Erika told me she was out to transform the all-powerful capital markets so that they would correctly value sustainability, thereby reorienting capitalism to a higher purpose. Whoa.
Illustration by Lauren Tamaki
I first met Erika Karp after a talk I gave last September. This gregarious woman, about two feet shorter than I, approached, extended a hand, and introduced herself as “a Jewish lesbian with two kids from the Upper West Side.” She professed to have “fallen in love” with me because of something I had said during my talk: “Don’t trust anyone who refers to him or herself as an expert.” After we’d exchanged a few pleasantries, Erika told me she was out to transform the all-powerful capital markets so that they would correctly value sustainability, thereby reorienting capitalism to a higher purpose. Whoa.
I walked away from our introductory encounter staggered but skeptical. On the one hand, Erika’s eyes communicated intent and efficacy, a combination that I’ve noticed frequently bodes well for those pursuing impact. On the other hand, how would one gutsy woman fare against trillions managed mostly by men for whom the health of the world tends to get prioritized just below the fifth home or private yacht? It’s one thing to be impressed by a person; it’s another to believe she can build a new investment bank. But Erika is doing it from the ground up with Cornerstone Capital, a New York-based financial services firm that is changing one of the fundamental pipes in the plumbing of capitalism.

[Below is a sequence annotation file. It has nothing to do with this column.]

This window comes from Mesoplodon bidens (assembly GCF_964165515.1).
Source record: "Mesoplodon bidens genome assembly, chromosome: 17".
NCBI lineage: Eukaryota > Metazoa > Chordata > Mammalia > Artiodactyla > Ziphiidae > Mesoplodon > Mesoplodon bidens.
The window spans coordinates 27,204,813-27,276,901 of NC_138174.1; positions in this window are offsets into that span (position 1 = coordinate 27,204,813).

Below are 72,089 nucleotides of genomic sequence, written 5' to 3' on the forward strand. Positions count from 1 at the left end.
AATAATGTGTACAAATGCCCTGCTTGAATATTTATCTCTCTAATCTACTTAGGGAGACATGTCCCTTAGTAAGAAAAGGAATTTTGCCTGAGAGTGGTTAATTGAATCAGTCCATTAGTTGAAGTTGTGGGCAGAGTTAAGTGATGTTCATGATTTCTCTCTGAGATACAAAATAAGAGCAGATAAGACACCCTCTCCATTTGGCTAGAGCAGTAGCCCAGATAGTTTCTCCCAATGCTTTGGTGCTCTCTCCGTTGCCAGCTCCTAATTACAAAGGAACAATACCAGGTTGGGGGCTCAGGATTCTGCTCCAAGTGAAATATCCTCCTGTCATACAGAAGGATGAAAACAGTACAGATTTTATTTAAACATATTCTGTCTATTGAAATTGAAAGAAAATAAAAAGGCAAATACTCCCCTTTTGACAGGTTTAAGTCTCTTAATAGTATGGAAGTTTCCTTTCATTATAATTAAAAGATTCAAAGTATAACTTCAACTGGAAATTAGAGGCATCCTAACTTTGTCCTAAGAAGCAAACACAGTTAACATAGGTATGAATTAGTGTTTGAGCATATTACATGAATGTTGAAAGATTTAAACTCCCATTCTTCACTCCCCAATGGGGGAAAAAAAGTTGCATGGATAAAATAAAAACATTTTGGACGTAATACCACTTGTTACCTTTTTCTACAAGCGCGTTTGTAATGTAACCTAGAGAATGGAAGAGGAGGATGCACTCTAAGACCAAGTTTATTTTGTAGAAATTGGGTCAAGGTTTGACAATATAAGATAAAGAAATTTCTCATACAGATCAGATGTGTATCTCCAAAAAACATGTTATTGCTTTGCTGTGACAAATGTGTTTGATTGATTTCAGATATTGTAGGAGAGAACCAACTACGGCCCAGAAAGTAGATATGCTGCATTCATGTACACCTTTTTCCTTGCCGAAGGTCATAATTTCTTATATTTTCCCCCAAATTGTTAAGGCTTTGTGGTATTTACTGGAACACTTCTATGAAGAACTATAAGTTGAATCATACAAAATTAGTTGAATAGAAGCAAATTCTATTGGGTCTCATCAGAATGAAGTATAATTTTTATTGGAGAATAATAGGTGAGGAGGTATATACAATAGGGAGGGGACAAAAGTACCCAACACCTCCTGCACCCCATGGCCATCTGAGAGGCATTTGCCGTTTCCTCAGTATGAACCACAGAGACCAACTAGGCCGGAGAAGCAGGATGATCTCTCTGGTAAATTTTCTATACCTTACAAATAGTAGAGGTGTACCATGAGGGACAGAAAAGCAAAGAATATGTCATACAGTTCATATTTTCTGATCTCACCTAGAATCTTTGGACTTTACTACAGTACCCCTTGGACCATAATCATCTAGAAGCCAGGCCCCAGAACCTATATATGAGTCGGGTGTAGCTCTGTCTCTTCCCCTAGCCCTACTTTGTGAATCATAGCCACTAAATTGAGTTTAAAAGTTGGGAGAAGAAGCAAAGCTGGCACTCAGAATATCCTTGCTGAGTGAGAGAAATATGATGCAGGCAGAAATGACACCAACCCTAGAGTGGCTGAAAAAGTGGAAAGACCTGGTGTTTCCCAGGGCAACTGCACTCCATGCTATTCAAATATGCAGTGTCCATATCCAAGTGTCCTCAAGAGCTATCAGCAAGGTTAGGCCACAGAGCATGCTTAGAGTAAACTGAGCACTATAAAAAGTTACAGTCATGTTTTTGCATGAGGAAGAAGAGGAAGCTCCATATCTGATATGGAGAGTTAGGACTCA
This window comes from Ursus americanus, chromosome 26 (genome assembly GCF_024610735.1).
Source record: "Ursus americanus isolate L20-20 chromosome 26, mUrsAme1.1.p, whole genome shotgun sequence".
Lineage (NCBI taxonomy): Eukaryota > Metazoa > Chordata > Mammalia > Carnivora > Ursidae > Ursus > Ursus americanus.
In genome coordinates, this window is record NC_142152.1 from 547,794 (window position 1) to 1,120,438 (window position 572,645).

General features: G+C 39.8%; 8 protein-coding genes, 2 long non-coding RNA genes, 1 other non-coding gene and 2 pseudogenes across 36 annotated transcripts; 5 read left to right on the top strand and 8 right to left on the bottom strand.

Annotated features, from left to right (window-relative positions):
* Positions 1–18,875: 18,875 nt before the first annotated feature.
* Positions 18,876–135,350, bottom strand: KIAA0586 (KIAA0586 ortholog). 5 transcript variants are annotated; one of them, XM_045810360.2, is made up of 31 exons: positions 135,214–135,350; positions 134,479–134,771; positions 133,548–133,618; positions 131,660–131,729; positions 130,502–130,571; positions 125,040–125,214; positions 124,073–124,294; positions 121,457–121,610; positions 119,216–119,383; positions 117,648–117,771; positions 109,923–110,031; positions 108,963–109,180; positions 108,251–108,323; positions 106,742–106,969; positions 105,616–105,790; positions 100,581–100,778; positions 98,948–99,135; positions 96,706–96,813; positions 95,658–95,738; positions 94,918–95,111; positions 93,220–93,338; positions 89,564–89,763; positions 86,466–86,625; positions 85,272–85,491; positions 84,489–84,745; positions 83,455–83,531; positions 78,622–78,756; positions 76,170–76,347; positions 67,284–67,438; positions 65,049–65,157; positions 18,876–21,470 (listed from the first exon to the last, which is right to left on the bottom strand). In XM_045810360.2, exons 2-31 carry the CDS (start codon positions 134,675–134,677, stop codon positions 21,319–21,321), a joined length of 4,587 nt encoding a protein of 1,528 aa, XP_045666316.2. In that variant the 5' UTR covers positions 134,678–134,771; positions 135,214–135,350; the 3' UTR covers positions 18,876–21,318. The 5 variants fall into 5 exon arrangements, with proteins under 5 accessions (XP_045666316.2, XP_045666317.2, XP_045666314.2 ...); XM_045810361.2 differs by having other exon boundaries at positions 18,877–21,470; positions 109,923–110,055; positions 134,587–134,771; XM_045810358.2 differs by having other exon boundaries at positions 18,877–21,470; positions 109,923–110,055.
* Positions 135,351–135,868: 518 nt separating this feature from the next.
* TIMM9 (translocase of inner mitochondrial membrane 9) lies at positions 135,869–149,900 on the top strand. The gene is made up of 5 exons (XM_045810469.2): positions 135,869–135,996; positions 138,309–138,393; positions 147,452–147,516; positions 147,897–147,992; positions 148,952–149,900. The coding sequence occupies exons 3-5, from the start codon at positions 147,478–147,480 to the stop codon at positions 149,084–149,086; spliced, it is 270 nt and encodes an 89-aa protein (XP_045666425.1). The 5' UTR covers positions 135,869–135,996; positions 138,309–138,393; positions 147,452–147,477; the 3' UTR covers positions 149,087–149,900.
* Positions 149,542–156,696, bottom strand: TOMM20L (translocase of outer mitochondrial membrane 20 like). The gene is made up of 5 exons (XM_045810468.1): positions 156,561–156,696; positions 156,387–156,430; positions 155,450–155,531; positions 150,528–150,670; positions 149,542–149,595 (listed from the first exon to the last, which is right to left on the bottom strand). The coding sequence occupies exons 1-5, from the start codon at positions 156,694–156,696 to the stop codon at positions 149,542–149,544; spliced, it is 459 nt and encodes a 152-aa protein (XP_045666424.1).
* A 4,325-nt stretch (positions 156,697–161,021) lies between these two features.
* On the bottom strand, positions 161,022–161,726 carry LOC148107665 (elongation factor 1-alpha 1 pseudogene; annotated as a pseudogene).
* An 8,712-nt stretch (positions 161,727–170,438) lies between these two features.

Since our auspicious first meeting, Erika has left her post as head of global sector research for UBS Investment Bank and put all of her own savings where her mouth is. Cornerstone Capital has published two editions of the Journal of Sustainable Finance & Banking and established partnerships with influential institutions like the World Economic Forum, the Clinton Global Initiative, the Sustainability Accounting Standards Board, and the Principles for Responsible Investment.
I’m super proud Erika is in the GOOD 100 and hope all of us do our best to propel her mission forward. And, despite my admonition at the beginning of the presentation where we met, if she decided to start calling herself an expert, I would trust her. And so should you.
Grant Garrison is a director of strategy of GOOD/Corps, GOOD’s social-impact consultancy.
Gap has teamed up with GOOD to celebrate the GOOD 100, our annual round-up of individuals at the cutting-edge of creative impact. Gap + GOOD are challenging you to join in. We all have something to offer.